• loss of confidence and withdrawal 
  • suicidal thoughts.

Where harassment involves physical conduct perpetrated by a client or member of the public, see the Code of practice: Violence and aggression at work for more information. 

WHS duties

Everyone in the workplace has a duty to manage hazards and risks to worker physical and psychological health and safety. These duties are set out in the WHS Act. A workplace where mental health and wellbeing is a priority benefits everyone.

For businesses, PCBU's and mine operators

A PCBU has the primary duty of care under the WHS Act to ensure that workers and other people are not exposed to health and safety risks arising from work carried out.  This duty includes: 

  • providing and maintaining a work environment that is without risks to health and safety
  • providing and maintaining safe systems of work
  • monitoring the health and safety of workers and the conditions at the workplace to ensure that work related illnesses and injuries are prevented
  • providing appropriate information, instruction, training or supervision to workers and other persons at the workplace to allow work to be carried out safely.

Workers, including managers and supervisors, should be aware of their roles in relation to preventing and responding to inappropriate or unreasonable workplace behaviour and have the appropriate skills to take action where necessary.

Training should cover:

  • awareness of the impact certain behaviours can have on others
  • the work health and safety duties and responsibilities relating to workplace behaviour
  • measures used to prevent inappropriate or unreasonable behaviour from occurring
  • how individuals can respond to inappropriate or unreasonable behaviour
  • how to report inappropriate or unreasonable behaviour
  • how reports will be responded to, including timeframes.

For workers

As a worker, you must take reasonable care for your own health and safety and not adversely affect the health and safety of others. You must comply with reasonable instructions and cooperate with reasonable health and safety policies or procedures.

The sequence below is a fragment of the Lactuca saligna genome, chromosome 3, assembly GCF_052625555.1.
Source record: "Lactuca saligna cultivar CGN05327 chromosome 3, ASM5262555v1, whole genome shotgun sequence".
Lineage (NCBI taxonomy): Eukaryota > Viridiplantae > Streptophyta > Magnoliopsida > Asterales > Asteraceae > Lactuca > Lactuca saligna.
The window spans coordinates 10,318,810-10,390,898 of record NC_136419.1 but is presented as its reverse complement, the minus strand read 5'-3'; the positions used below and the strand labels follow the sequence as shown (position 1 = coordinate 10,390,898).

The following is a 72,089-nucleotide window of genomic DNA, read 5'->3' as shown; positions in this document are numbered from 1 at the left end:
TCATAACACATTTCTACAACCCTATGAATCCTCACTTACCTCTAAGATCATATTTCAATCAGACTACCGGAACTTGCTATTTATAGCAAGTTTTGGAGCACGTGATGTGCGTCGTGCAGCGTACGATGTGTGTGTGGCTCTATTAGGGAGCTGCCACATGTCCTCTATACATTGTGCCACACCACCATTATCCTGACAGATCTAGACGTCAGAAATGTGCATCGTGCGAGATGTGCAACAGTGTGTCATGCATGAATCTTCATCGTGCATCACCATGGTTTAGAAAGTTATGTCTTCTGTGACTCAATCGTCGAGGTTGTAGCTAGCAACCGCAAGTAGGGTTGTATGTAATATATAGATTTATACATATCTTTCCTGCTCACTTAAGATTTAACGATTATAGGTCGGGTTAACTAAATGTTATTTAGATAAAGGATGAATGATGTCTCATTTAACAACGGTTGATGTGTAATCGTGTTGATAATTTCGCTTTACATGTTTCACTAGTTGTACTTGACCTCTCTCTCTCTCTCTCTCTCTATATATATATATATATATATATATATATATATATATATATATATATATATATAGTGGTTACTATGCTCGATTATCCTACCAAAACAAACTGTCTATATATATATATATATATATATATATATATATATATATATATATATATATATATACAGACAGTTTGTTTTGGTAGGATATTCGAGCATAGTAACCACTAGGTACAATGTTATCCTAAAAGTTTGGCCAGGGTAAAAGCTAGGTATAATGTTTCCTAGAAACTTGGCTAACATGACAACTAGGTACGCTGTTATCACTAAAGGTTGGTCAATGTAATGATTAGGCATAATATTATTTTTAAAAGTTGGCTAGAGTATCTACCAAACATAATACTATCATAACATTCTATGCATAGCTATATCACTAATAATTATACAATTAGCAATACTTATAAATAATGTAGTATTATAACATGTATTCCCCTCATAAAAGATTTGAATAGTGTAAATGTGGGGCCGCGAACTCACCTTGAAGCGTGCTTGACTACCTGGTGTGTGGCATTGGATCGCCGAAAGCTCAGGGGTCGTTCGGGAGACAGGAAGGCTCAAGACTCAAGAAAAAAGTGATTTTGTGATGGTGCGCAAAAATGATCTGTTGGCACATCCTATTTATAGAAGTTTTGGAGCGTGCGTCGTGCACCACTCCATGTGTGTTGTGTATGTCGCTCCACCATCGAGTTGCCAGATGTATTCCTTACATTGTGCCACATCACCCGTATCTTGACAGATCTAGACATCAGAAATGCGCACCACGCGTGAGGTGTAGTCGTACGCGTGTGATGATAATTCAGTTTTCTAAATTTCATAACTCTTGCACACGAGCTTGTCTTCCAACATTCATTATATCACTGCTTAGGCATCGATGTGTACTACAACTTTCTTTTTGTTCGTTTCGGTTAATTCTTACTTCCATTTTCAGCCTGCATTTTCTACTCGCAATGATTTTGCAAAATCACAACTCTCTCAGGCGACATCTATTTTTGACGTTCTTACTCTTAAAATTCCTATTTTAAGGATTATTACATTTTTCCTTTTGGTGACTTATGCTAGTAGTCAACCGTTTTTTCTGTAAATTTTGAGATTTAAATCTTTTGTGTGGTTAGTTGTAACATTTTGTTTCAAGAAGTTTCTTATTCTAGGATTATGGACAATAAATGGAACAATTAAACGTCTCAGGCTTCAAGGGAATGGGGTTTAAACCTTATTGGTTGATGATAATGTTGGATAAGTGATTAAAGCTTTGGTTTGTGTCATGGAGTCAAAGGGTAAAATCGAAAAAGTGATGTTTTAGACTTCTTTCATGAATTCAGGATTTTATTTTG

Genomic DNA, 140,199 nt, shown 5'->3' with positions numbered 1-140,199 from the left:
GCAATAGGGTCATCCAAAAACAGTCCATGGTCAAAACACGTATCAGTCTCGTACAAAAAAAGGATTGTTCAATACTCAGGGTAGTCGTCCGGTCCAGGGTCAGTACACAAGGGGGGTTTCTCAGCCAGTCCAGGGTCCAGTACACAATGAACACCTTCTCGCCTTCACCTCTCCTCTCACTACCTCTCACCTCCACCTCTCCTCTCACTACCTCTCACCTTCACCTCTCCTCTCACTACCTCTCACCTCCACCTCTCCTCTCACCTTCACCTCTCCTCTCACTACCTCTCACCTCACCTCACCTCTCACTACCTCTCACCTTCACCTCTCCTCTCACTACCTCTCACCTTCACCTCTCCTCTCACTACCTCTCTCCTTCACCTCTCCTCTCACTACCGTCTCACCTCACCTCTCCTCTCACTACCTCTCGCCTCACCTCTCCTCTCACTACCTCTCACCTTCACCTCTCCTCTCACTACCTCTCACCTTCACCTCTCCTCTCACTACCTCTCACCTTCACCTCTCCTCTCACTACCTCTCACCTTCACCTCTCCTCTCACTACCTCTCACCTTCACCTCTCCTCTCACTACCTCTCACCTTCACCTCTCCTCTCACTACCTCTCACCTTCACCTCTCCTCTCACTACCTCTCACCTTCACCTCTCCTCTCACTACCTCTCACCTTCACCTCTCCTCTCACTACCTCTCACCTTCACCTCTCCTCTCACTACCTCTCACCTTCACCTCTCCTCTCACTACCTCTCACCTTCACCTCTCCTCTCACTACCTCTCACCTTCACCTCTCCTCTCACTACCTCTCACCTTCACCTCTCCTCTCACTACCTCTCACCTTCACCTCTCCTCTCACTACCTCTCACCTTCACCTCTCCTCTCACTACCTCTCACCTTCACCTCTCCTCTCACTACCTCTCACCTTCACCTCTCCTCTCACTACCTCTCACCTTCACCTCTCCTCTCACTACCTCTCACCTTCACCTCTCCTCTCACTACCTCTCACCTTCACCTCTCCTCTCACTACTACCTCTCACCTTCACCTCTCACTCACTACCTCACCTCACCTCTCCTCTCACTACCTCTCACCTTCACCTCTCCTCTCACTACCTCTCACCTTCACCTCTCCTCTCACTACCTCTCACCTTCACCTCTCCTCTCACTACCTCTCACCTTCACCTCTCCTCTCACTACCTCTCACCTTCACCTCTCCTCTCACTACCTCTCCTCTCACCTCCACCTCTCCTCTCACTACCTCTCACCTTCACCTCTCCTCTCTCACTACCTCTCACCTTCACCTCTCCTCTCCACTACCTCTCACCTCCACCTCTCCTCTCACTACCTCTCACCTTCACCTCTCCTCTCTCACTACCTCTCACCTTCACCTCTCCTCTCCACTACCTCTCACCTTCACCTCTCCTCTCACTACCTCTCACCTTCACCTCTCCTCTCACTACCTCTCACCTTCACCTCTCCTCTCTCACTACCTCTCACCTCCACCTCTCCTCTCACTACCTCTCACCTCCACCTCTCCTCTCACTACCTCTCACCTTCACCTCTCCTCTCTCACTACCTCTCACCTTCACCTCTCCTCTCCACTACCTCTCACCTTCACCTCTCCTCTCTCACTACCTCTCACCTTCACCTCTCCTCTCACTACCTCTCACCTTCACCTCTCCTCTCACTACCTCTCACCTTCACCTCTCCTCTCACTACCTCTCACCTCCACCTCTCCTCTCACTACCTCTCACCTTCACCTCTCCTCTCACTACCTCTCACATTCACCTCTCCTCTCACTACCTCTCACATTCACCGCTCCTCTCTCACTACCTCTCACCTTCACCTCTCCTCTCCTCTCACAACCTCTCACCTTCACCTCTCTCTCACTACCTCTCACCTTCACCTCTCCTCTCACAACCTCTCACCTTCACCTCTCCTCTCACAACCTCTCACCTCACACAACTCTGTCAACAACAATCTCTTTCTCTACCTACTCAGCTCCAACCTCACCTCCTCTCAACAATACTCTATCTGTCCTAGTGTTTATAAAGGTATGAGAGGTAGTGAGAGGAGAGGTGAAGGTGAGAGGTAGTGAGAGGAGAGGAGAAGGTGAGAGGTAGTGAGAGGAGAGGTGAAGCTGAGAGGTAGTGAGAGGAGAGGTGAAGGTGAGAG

See Workers and others duties for more information.

If you are sexually harassed at work there are a number of things you can do, on your own, or with help from others. For example:

  • Remove yourself from the situation by logging off your device, hanging up the phone, or walking away.
  • Call the police on 000 if you feel unsafe. You can also call the 24/7 Police Assistance Line on 131 444 to report a crime.
  • Ask for help from your co-workers, manager, friends, or family members.
  • Seek professional help from a counselling service or helpline.
  • Keep a record of what happened, when and where it happened, who was involved and anything else you think may be important, in case you wish to make a complaint or report (now or at a later date). If the harassment occurred on the phone or social media, consider taking screenshots as evidence of the harassment.
  • Ask for advice about your workplace rights: There are government and non-government organisations that can provide you with free advice about workplace sexual harassment, including your options for making a complaint. For more information, see ‘Services that can provide advice.
  • Make an internal complaint or report to management or human resources (as outlined in your workplace’s relevant policy or procedure, if they have one).
  • Make a complaint or report to a government agency: There are independent organisations that can accept complaints of workplace sexual harassment, such as the Australian Human Rights Commission or your state or territory’s human rights/anti-discrimination agency. For more information see ‘Reporting workplace sexual harassment’.
  • Apply for a ‘stop sexual harassment’ order from the Fair Work Commission if you think the workplace harassment is likely to continue and you are still in the same workplace. The Commission can order that the sexual harassment at work stop, an apology be made or that support or training in the workplace is provided.

See Respect@Work for more information.

Manage risks

It is a requirement under the WHS legislation to manage risks to worker health and safety, including psychological health and safety. See the codes of practice on Workplace behaviour  and Psychosocial hazards in the workplace for guidance.

Further support


Safe Work Australia


Australian Human Rights Commission

Department of Health

Western Australia Police Force